Jazz guitarist Dirk K makes his own way in music industry

Jazz guitarist Dirk K said he’s living at the right moment in time. It’s a time when studios no longer have a stranglehold on musicians, taking most of the profits. Rather, musicians like him can record and mix their own music and then sell their CDs on the Internet.

He released his latest one, “Dirk K — It’s On,” Sept. 1. It is available at amazon.com, cdbaby.com and dirkk.com.

“There was no way you could have done this before,” said Dirk K, whose last name is Kleutgens. “ … In the late ’90s, suddenly you were able to record with computers, and when Pro Tools came out, it revolutionized the whole (system). Suddenly, you could be competitive with major record studios.”

He produces his CDs in his home studio near Anasazi Drive and the 215 Beltway.

Kleutgens took guitar lessons as a teen in his hometown of Aachen, Germany. A naturally gifted student, he won a jazz competition and began playing with jazz bands that were performing around town.

“I was too young to drive, so my dad had to take me to these places. Some (gigs) didn’t start until 2 o’clock in the morning, and I had to go straight to school,” he said, explaining that, in Europe, clubs often stay open all night.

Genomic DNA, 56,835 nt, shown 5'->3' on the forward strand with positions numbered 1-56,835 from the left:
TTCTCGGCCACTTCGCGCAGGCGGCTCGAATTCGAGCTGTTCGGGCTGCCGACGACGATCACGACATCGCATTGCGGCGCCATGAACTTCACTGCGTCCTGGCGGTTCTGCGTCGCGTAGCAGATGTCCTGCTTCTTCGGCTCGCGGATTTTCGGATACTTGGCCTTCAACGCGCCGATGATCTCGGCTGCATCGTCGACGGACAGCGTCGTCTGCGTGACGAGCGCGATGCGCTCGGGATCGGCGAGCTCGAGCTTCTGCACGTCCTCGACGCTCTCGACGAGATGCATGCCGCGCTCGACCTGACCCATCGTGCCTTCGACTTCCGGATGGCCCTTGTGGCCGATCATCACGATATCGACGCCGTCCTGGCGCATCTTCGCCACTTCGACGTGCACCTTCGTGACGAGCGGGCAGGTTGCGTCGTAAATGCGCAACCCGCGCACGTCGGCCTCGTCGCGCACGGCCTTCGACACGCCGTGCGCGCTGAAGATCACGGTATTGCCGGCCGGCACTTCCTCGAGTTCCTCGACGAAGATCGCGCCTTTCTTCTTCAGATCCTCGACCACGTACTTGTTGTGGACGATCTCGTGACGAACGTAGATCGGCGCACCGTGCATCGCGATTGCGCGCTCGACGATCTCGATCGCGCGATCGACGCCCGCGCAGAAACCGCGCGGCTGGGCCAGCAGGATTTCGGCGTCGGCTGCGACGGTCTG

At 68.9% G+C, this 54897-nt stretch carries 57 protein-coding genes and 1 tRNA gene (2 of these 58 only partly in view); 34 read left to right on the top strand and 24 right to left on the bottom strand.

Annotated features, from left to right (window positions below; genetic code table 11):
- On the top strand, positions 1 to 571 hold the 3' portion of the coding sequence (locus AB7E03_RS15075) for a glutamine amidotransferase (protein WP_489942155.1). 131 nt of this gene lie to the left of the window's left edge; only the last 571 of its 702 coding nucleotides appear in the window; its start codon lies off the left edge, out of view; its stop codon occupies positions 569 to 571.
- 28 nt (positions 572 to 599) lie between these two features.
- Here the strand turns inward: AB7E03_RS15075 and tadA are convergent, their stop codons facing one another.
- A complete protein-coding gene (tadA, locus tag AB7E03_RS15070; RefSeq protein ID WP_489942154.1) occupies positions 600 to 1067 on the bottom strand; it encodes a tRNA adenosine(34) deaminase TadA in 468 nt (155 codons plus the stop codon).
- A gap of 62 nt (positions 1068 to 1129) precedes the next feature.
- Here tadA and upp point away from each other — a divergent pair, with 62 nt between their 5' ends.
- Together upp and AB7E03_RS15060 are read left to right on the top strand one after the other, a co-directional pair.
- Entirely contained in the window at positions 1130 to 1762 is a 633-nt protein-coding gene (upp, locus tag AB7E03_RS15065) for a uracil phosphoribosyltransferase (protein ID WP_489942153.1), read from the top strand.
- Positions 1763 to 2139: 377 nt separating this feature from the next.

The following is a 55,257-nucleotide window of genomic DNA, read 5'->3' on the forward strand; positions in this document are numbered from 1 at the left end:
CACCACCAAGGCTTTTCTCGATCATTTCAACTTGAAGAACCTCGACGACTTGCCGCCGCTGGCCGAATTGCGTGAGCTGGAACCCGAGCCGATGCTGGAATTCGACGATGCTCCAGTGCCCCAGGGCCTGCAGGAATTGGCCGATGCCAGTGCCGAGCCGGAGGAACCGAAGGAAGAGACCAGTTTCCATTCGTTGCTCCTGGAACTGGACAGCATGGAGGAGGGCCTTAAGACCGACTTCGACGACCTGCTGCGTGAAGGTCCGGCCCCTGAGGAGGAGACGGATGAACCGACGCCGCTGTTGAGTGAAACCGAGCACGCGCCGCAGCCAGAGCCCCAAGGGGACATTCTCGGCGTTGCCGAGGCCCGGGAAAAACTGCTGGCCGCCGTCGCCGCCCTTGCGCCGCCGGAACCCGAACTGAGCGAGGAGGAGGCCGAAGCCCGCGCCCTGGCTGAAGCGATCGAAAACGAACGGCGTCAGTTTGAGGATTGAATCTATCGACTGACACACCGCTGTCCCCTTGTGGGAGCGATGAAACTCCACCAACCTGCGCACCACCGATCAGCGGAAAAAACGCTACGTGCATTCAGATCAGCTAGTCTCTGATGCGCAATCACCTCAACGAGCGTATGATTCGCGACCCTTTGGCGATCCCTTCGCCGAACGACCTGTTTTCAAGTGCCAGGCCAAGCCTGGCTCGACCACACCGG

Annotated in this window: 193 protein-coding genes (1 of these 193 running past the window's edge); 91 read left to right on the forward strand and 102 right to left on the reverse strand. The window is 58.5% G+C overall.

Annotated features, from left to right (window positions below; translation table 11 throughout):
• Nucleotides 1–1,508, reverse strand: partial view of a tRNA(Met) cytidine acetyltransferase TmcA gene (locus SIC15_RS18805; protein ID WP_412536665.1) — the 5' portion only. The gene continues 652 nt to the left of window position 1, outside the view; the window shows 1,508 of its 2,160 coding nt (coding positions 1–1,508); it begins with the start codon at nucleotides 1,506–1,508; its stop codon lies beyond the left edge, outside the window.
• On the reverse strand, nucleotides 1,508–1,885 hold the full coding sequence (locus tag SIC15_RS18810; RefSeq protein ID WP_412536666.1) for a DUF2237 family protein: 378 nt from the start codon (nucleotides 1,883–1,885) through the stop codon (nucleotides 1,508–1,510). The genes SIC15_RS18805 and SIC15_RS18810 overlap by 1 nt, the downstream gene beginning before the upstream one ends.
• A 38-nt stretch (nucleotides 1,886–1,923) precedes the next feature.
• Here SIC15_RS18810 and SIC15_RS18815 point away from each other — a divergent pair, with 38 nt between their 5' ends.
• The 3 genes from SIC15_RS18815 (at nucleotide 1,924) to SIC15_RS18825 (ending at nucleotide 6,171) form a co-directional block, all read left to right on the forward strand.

His first professional recording was at 16, when he was part of a PBS-style radio band. The name of the recording, prophetically enough, was “Flight to L.A.” It was his first composition.

Later, he signed with a European label and was one of the last performers to put out a record, something he laughs about now.

“A vinyl record,” he said. “Can you imagine?”

In the mid-1980s, EMI, a giant in the music industry, was about to sign him and his band, Checkpoint, when a last-minute change in producers came with instructions to make it folksy, traditional and in German.

“Back then, the big groups playing in Germany where Chaka Khan and Earth, Wind and Fire — not traditional at all,” Kleutgens said. “So, it just didn’t fit.”

Kleutgens broke off negotiations and moved to America in 1987. He and his wife of 20 years, Irene, ended up in Southern California, where “music was much bigger here than in Germany,” Irene said. “It was exciting.”

Since then, he’s released 14 CDs on labels such as Sony, Bellaphon and Fuzzy Music.

He founded DIP Records in 1999, which uses the first initials of himself, his wife and his son, Philip, 14. His son can be heard on “Dirk K — It’s On.”

Chasing the dream landed them in Las Vegas about five years ago to work with Cirque du Soleil, where Kleutgens is an on-call sound engineer for “Zumanity.”

He now performs at various Strip hotels, as many as 150 gigs a year, including a summer festival in 2008 with Al Jarreau. He is scheduled to perform from 6:30 to 9:30 p.m. Sundays at Marche Bacchus, 2620 Regatta Drive, through the end of the year, when he plans to go on tour.

Cynthia Harris has been booking Kleutgens for the past three years though her company, Harris Classical Entertainment, which books the Bellagio Conservatory stage.

“I have to find outstanding solo artists, so I heard about Dirk through a singer, and he just blew me away,” she said, adding that he had a unique playing style that was part Flamenco and part Brazilian style, “this fusion of everything. He was a complete package.”

Contact Summerlin Area View reporter Jan Hogan at jhogan@viewnews.com or 702-387-2949.

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